I agree with ExpatlnBG . they’ve throw a lot of money away here, I wonder if the German Electorate really know whats going to hit them……


      PS: interesting isn’t it? popcorn ready for 2013 !

      1. Anonymous says:

        I guess the German property investors fear inflation and worry about monetary stability. Property is an inflation resistant investment.

        The German planning system is less restrictive than the UK, so anybody can acquire land for their own home. (Self built or done by a small local builder) This reduces the demand for houses built down to a price by large developers, which in turn should prevent an oversupply a la Spain. Also the German banks are unlikely to authorize risky lending – given hindsight of the Spanish problem. –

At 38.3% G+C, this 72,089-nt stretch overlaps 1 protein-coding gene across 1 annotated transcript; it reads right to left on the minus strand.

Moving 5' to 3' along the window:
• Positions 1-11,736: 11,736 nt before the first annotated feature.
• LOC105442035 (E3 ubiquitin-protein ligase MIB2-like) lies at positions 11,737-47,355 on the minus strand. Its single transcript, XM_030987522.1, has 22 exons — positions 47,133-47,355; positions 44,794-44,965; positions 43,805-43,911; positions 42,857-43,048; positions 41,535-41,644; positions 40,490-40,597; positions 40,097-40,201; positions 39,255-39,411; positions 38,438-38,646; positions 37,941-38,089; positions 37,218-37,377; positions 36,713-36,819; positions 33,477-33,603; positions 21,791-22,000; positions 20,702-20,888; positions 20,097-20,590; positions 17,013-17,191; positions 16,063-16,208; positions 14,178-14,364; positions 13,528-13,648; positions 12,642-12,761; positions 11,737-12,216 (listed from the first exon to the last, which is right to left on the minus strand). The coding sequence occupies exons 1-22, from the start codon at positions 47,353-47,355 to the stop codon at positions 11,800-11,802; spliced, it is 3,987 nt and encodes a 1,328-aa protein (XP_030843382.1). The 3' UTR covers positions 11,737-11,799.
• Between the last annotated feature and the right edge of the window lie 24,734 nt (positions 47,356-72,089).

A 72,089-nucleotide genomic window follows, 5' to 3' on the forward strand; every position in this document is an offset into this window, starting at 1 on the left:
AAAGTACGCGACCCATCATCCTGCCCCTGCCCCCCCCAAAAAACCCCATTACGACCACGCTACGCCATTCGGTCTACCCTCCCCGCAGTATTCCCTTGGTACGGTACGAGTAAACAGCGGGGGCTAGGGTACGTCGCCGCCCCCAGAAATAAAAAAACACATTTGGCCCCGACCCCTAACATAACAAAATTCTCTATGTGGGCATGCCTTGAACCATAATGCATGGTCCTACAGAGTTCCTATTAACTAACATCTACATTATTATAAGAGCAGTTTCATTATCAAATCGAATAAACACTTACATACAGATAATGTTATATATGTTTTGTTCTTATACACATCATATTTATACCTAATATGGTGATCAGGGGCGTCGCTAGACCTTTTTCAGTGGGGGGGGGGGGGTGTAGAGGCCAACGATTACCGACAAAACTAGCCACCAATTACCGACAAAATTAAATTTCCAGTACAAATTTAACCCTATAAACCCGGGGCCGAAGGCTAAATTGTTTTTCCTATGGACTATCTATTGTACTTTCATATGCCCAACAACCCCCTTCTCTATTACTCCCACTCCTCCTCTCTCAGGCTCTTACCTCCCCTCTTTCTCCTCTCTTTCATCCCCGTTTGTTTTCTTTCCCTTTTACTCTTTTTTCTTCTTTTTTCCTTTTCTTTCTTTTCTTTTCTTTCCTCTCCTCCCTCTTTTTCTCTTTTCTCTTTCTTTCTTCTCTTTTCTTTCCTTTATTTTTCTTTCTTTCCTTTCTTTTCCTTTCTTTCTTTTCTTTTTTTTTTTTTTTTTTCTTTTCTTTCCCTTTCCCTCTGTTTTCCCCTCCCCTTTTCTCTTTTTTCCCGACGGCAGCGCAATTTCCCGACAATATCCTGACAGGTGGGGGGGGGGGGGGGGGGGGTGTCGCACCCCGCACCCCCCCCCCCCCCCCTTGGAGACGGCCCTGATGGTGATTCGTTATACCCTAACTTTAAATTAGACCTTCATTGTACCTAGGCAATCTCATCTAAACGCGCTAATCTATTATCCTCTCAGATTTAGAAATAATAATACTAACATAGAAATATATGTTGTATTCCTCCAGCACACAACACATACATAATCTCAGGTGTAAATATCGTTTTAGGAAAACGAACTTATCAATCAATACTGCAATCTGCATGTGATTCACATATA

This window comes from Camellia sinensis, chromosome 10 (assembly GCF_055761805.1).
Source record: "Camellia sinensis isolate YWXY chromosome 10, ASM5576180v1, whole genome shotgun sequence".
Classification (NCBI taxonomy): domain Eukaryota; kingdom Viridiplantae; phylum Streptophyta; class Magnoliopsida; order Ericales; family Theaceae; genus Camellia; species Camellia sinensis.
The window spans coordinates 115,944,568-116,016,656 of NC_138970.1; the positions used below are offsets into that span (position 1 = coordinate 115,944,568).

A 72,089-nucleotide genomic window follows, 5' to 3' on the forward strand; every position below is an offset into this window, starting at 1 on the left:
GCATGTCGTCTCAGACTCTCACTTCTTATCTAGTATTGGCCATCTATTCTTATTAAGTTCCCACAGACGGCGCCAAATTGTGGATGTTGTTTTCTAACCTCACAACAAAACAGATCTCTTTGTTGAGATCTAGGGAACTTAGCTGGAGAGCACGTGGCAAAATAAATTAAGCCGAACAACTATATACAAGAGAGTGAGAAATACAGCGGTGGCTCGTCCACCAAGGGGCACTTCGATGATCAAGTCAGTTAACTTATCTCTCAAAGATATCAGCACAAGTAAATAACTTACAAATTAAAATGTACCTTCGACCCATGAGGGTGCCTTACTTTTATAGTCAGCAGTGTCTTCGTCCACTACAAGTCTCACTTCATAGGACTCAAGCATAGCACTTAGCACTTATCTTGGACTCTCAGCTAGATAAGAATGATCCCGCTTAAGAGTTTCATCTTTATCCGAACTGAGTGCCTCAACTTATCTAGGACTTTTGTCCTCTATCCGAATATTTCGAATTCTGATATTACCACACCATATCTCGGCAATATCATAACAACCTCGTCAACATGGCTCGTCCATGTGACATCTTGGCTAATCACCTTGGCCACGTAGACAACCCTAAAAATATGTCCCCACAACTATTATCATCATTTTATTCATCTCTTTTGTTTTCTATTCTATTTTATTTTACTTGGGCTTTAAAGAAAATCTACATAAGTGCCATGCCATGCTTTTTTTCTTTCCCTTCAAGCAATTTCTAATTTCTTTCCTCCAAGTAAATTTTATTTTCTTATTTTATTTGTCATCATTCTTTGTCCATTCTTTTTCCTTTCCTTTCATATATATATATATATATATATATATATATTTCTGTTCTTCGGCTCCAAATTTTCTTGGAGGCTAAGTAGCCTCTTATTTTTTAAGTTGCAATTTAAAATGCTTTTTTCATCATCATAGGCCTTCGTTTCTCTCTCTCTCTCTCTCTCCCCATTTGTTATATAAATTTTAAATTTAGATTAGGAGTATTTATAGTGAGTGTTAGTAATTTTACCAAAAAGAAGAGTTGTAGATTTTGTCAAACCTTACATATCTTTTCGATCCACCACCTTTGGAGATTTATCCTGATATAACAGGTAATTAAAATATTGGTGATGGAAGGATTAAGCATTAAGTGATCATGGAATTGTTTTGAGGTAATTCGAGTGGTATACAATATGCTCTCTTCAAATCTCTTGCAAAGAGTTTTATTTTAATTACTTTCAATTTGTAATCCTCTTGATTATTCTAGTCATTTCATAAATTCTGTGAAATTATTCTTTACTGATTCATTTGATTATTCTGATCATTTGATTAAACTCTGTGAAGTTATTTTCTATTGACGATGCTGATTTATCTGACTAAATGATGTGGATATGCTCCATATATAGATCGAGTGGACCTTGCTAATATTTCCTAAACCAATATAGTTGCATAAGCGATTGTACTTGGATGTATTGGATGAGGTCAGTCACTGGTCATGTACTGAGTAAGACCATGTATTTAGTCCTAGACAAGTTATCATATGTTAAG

Therefore I’d guess the risk is high prices localised in areas of high employment (a la London)

      2. JW says:

        Germany’s public debt is at about the average EZ level ,82%, which is considerably below the level of the US. Whilst Germany’s exports over the last 15 years have increased substantially the overall GDP has risen less than that of France, UK and a lot of other EU countries. General wage levels and standards of living have remained flat for 20 years for the majority of Germans. Why? Because so much of Germany’s exports to other EZ countries have never been paid for. They exist as credits in the Bundesbank’s balance sheet, so in essence the Bundesbank is supporting German exports with public money. As the ECB creates more liquidity , the more the German people pay, but the elite in Germany just like everywhere else get richer and richer.